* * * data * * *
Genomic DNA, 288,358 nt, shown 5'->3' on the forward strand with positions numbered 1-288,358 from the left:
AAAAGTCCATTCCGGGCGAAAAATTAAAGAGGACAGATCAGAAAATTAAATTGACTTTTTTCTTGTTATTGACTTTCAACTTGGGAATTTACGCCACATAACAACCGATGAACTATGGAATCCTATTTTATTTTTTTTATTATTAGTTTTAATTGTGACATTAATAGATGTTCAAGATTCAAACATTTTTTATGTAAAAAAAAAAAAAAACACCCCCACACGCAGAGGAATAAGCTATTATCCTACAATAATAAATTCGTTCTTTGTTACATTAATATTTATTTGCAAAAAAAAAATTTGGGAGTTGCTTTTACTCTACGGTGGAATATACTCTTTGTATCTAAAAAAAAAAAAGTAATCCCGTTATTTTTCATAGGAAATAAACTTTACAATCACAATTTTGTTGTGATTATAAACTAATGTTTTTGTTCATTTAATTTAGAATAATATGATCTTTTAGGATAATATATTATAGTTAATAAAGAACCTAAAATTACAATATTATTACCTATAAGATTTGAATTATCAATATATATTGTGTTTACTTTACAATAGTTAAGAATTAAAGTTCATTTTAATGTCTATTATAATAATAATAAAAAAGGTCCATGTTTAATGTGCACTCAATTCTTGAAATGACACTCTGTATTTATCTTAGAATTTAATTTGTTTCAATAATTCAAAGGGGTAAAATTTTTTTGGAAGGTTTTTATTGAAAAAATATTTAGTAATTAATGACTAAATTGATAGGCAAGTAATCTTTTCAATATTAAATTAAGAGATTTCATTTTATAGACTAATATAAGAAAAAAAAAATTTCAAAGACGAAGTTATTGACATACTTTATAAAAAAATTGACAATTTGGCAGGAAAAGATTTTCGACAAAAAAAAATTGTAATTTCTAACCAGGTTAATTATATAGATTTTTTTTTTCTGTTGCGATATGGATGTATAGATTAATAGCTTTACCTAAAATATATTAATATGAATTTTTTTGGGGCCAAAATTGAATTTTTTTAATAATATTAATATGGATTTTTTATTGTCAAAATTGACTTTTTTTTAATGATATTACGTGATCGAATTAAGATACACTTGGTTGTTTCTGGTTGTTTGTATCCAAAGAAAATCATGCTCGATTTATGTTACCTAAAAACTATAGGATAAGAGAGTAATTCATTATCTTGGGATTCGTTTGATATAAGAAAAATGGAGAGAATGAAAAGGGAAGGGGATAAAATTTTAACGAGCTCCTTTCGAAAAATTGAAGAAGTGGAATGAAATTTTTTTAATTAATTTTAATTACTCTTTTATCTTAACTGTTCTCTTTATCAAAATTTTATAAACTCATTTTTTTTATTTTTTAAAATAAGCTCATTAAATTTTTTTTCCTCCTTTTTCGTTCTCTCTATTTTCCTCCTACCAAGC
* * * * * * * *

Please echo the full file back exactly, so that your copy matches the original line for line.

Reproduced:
Genomic DNA, 288,358 nt, shown 5'->3' on the forward strand with positions numbered 1-288,358 from the left:
AAAAGTCCATTCCGGGCGAAAAATTAAAGAGGACAGATCAGAAAATTAAATTGACTTTTTTCTTGTTATTGACTTTCAACTTGGGAATTTACGCCACATAACAACCGATGAACTATGGAATCCTATTTTATTTTTTTTATTATTAGTTTTAATTGTGACATTAATAGATGTTCAAGATTCAAACATTTTTTATGTAAAAAAAAAAAAAAACACCCCCACACGCAGAGGAATAAGCTATTATCCTACAATAATAAATTCGTTCTTTGTTACATTAATATTTATTTGCAAAAAAAAAATTTGGGAGTTGCTTTTACTCTACGGTGGAATATACTCTTTGTATCTAAAAAAAAAAAAGTAATCCCGTTATTTTTCATAGGAAATAAACTTTACAATCACAATTTTGTTGTGATTATAAACTAATGTTTTTGTTCATTTAATTTAGAATAATATGATCTTTTAGGATAATATATTATAGTTAATAAAGAACCTAAAATTACAATATTATTACCTATAAGATTTGAATTATCAATATATATTGTGTTTACTTTACAATAGTTAAGAATTAAAGTTCATTTTAATGTCTATTATAATAATAATAAAAAAGGTCCATGTTTAATGTGCACTCAATTCTTGAAATGACACTCTGTATTTATCTTAGAATTTAATTTGTTTCAATAATTCAAAGGGGTAAAATTTTTTTGGAAGGTTTTTATTGAAAAAATATTTAGTAATTAATGACTAAATTGATAGGCAAGTAATCTTTTCAATATTAAATTAAGAGATTTCATTTTATAGACTAATATAAGAAAAAAAAAATTTCAAAGACGAAGTTATTGACATACTTTATAAAAAAATTGACAATTTGGCAGGAAAAGATTTTCGACAAAAAAAAATTGTAATTTCTAACCAGGTTAATTATATAGATTTTTTTTTTCTGTTGCGATATGGATGTATAGATTAATAGCTTTACCTAAAATATATTAATATGAATTTTTTTGGGGCCAAAATTGAATTTTTTTAATAATATTAATATGGATTTTTTATTGTCAAAATTGACTTTTTTTTAATGATATTACGTGATCGAATTAAGATACACTTGGTTGTTTCTGGTTGTTTGTATCCAAAGAAAATCATGCTCGATTTATGTTACCTAAAAACTATAGGATAAGAGAGTAATTCATTATCTTGGGATTCGTTTGATATAAGAAAAATGGAGAGAATGAAAAGGGAAGGGGATAAAATTTTAACGAGCTCCTTTCGAAAAATTGAAGAAGTGGAATGAAATTTTTTTAATTAATTTTAATTACTCTTTTATCTTAACTGTTCTCTTTATCAAAATTTTATAAACTCATTTTTTTTATTTTTTAAAATAAGCTCATTAAATTTTTTTTCCTCCTTTTTCGTTCTCTCTATTTTCCTCCTACCAAGC